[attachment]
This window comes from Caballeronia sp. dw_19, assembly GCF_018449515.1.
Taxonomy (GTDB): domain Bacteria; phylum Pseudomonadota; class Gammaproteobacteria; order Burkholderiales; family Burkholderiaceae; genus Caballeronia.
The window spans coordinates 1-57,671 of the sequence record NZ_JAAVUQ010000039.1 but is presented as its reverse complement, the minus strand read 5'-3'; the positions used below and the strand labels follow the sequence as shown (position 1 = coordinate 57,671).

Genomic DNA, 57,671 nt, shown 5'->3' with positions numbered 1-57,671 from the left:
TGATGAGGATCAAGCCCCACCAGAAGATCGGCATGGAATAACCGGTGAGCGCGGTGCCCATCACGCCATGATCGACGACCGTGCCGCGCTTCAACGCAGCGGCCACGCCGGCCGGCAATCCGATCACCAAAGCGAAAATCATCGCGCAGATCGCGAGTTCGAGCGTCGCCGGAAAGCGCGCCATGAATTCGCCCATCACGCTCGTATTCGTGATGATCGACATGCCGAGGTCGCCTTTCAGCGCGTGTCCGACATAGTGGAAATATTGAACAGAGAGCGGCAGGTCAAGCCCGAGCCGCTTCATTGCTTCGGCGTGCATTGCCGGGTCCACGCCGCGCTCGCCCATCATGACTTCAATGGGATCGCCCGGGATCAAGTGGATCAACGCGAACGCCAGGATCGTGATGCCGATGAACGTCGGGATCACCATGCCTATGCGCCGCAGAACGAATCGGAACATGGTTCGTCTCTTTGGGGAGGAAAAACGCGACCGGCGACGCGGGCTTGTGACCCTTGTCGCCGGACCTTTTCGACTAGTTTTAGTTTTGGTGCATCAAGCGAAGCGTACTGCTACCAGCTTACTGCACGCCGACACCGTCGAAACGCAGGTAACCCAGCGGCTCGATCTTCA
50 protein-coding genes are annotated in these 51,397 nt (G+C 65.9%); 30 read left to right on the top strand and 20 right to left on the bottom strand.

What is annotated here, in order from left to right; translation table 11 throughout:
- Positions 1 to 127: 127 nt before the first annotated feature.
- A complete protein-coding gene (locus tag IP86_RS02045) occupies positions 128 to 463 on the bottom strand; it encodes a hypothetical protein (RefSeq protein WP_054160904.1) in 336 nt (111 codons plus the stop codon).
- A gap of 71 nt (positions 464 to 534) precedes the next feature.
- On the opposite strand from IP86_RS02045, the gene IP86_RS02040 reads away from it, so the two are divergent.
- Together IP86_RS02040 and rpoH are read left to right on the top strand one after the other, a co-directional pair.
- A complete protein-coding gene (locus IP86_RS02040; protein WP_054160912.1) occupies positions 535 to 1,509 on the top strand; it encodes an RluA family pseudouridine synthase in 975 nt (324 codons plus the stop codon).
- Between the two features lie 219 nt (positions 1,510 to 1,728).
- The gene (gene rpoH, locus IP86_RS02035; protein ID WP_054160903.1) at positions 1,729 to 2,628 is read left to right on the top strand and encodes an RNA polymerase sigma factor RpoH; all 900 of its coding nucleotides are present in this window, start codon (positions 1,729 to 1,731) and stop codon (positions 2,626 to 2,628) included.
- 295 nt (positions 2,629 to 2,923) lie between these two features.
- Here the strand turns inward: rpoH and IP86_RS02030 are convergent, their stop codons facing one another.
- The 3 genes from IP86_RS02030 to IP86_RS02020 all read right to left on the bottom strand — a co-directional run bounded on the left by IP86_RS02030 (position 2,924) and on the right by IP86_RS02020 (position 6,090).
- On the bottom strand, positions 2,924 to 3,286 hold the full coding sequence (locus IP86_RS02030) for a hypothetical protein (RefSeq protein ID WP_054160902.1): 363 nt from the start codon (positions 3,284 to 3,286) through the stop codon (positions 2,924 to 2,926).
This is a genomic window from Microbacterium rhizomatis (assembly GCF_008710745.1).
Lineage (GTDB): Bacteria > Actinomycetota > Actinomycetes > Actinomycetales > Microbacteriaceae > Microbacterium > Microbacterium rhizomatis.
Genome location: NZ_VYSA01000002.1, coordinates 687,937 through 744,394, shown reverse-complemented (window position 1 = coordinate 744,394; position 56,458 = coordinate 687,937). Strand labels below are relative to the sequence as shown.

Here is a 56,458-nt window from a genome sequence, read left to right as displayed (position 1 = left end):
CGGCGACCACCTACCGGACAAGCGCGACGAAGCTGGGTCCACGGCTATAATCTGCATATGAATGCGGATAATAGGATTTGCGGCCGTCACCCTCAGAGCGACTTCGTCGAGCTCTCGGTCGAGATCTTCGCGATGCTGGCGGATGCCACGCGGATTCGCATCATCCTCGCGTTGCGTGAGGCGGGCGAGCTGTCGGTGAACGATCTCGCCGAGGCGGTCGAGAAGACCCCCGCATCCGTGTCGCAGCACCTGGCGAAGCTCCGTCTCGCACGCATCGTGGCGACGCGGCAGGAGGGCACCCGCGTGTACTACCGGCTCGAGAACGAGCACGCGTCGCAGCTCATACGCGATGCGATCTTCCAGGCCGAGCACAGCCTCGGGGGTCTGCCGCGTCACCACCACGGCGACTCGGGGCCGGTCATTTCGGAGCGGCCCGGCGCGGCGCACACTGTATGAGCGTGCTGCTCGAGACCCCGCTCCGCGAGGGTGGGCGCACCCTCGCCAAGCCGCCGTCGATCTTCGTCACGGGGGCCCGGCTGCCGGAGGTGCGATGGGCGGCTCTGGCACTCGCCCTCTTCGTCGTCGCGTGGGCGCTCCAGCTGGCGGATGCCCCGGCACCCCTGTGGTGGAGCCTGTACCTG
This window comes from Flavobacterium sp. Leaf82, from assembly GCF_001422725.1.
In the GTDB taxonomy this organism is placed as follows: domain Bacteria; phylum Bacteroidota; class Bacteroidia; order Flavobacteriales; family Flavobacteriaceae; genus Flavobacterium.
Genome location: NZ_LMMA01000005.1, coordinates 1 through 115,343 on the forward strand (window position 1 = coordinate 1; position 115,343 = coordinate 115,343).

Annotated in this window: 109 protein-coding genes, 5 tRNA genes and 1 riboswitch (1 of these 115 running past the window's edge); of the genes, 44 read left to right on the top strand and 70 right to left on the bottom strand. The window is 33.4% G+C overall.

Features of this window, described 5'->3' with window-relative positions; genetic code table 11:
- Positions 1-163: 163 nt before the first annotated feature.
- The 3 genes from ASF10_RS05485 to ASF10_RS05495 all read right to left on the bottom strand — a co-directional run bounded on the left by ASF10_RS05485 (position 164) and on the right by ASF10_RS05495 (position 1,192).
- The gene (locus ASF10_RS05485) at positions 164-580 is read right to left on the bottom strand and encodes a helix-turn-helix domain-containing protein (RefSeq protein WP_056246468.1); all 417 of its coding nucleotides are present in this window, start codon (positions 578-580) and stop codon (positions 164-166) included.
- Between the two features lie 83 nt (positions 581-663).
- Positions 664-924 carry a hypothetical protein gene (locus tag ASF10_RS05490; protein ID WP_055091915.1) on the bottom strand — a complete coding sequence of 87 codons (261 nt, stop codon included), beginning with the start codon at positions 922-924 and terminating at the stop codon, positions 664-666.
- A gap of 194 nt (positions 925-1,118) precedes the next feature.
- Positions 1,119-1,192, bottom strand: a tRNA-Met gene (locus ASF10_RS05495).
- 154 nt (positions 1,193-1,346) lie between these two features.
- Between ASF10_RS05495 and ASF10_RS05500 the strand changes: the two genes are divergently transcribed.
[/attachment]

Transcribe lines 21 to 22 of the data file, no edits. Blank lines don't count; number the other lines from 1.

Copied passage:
Lineage (GTDB): Bacteria > Actinomycetota > Actinomycetes > Actinomycetales > Microbacteriaceae > Microbacterium > Microbacterium rhizomatis.
Genome location: NZ_VYSA01000002.1, coordinates 687,937 through 744,394, shown reverse-complemented (window position 1 = coordinate 744,394; position 56,458 = coordinate 687,937). Strand labels below are relative to the sequence as shown.